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This book is intended as a first rigorous course in geometry. As the title indicates, we have adopted Birkhoff's metric approach (i.e., through use of real numbers) rather than Hilbert's synthetic approach to the subject. Throughout the text we illustrate the various axioms, definitions, and theorems with models ranging from the familiar Cartesian plane to the Poincare upper half plane, the Taxicab plane, and the Moulton plane. We hope that through an intimate acquaintance with examples (and a model is just an example), the reader will obtain a real feeling and intuition for non Euclidean (and in particular, hyperbolic) geometry. From a pedagogical viewpoint this approach has the advantage of reducing the reader's tendency to reason from a picture. In addition, our students have found the strange new world of the non-Euclidean geometries both interesting and exciting. Our basic approach is to introduce and develop the various axioms slowly, and then, in a departure from other texts, illustrate major definitions and axioms with two or three models. This has the twin advantages of showing the richness of the concept being discussed and of enabling the reader to picture the idea more clearly. Furthermore, encountering models which do not satisfy the axiom being introduced or the hypothesis of the theorem being proved often sheds more light on the relevant concept than a myriad of cases which do.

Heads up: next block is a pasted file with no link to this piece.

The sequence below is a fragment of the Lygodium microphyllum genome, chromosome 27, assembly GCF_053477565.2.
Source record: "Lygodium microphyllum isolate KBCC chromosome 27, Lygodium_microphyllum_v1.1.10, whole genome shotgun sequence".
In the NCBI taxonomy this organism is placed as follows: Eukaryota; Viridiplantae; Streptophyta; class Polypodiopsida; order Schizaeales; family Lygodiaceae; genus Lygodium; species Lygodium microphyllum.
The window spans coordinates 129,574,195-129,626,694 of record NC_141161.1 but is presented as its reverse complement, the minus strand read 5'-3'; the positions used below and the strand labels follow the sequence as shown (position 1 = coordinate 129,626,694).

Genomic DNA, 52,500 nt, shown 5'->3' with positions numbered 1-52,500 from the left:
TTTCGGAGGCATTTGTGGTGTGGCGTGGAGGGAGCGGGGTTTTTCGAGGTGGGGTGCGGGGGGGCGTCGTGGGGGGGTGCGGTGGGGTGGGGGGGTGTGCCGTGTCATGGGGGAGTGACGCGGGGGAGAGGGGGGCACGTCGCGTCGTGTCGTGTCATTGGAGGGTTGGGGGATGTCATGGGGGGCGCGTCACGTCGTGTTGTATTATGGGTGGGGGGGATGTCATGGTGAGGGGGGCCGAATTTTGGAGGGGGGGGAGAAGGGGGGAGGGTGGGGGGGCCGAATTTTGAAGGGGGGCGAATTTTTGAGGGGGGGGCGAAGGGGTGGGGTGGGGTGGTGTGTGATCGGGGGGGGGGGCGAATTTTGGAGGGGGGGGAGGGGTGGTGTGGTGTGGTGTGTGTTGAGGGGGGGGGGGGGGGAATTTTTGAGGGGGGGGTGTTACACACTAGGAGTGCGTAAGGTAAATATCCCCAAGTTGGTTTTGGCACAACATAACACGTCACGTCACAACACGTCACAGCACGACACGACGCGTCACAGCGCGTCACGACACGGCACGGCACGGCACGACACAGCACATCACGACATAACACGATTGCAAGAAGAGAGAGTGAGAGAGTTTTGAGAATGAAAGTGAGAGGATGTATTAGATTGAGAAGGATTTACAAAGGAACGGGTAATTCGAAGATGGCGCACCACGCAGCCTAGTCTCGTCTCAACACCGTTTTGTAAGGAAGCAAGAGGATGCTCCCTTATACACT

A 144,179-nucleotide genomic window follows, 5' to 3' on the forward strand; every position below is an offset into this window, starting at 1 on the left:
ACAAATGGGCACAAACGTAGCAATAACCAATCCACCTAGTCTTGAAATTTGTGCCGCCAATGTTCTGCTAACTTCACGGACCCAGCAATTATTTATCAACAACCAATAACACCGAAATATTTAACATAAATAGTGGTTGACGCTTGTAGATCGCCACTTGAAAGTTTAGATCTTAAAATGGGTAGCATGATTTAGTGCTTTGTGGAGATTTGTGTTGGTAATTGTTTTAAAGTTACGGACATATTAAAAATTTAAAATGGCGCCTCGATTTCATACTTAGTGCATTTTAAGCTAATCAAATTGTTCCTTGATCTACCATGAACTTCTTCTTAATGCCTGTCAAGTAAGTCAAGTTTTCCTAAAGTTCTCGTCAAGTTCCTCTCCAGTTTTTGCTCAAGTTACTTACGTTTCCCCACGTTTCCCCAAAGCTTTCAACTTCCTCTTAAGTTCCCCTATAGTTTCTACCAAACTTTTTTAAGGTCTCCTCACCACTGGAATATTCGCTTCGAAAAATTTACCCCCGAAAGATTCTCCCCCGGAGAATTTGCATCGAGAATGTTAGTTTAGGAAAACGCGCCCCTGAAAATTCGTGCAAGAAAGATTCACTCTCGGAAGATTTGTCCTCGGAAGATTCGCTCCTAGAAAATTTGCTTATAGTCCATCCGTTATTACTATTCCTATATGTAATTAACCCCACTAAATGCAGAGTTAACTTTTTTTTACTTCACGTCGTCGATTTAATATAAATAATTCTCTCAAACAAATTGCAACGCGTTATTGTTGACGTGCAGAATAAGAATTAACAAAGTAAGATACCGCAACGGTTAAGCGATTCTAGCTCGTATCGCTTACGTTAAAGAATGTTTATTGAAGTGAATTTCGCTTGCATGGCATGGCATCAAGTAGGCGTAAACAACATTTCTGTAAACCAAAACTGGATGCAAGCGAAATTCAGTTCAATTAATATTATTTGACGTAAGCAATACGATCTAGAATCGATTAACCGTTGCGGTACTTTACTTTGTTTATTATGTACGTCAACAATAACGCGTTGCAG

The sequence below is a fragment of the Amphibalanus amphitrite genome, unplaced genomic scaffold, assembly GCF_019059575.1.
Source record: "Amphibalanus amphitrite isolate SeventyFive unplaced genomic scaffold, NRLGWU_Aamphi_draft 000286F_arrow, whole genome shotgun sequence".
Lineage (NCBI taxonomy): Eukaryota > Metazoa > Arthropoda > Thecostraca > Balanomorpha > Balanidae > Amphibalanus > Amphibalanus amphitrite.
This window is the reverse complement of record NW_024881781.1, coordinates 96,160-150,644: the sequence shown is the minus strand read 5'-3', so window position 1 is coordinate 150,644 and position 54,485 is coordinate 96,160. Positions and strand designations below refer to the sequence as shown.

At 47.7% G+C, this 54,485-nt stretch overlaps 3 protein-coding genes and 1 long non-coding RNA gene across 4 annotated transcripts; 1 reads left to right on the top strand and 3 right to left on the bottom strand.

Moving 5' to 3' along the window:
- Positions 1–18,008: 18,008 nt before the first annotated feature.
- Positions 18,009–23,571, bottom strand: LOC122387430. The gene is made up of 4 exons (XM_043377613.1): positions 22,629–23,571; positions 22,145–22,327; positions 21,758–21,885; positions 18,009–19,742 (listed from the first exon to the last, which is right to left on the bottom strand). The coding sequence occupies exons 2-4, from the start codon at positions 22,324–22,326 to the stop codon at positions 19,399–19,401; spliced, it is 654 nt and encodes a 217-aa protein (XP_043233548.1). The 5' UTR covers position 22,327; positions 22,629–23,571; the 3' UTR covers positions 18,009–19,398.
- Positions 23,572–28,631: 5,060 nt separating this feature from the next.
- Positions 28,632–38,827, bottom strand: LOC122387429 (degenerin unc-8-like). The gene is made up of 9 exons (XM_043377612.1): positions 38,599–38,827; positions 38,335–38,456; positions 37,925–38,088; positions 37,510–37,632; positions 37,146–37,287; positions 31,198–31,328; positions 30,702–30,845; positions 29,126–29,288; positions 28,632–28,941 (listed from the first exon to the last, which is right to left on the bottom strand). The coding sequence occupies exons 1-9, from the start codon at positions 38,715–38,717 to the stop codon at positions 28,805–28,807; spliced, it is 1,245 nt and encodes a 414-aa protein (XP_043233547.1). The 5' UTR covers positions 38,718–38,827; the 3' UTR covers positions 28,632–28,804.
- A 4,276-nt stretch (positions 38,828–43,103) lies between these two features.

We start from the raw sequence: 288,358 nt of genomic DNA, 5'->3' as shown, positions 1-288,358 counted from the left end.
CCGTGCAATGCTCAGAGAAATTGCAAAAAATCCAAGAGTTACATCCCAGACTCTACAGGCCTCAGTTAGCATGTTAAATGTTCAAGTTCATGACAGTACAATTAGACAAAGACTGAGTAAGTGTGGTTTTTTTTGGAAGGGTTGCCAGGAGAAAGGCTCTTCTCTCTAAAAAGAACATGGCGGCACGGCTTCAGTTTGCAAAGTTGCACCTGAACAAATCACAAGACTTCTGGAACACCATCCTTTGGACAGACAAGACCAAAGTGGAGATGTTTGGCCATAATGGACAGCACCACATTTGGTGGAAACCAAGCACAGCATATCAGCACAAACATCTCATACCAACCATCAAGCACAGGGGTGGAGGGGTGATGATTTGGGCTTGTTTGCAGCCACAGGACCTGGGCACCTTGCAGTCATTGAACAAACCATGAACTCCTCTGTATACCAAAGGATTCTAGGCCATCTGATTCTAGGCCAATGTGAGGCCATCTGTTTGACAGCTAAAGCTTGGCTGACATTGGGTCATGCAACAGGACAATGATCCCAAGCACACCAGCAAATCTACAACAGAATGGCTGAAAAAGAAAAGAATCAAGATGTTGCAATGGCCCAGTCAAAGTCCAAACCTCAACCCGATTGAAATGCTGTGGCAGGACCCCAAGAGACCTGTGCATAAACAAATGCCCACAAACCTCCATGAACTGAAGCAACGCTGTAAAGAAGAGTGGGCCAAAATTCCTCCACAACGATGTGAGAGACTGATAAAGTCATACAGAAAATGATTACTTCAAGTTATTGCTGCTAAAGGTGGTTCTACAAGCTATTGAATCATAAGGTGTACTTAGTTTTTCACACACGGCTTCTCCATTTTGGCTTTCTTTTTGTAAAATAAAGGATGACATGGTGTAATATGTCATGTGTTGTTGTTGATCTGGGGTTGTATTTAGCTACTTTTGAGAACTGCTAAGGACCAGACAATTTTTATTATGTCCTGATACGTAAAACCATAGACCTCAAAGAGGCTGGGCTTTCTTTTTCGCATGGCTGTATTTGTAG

Finite Planes and Finite Upper Half Planes

Finite Planes and Finite Upper Half Planes Author Anthony M. Shaheen
ISBN-10 UCSD:31822009463522
Release 2005
Pages 212
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Finite Planes and Finite Upper Half Planes has been writing in one form or another for most of life. You can find so many inspiration from Finite Planes and Finite Upper Half Planes also informative, and entertaining. Click DOWNLOAD or Read Online button to get full Finite Planes and Finite Upper Half Planes book for free.



Geometry of Surfaces

Geometry of Surfaces Author John Stillwell
ISBN-10 9781461209294
Release 2012-12-06
Pages 236
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The geometry of surfaces is an ideal starting point for learning geometry, for, among other reasons, the theory of surfaces of constant curvature has maximal connectivity with the rest of mathematics. This text provides the student with the knowledge of a geometry of greater scope than the classical geometry taught today, which is no longer an adequate basis for mathematics or physics, both of which are becoming increasingly geometric. It includes exercises and informal discussions.



A New Approach to Differential Geometry using Clifford s Geometric Algebra

A New Approach to Differential Geometry using Clifford s Geometric Algebra Author John Snygg
ISBN-10 9780817682828
Release 2011-12-08
Pages 465
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Differential geometry is the study of the curvature and calculus of curves and surfaces. A New Approach to Differential Geometry using Clifford's Geometric Algebra simplifies the discussion to an accessible level of differential geometry by introducing Clifford algebra. This presentation is relevant because Clifford algebra is an effective tool for dealing with the rotations intrinsic to the study of curved space. Complete with chapter-by-chapter exercises, an overview of general relativity, and brief biographies of historical figures, this comprehensive textbook presents a valuable introduction to differential geometry. It will serve as a useful resource for upper-level undergraduates, beginning-level graduate students, and researchers in the algebra and physics communities.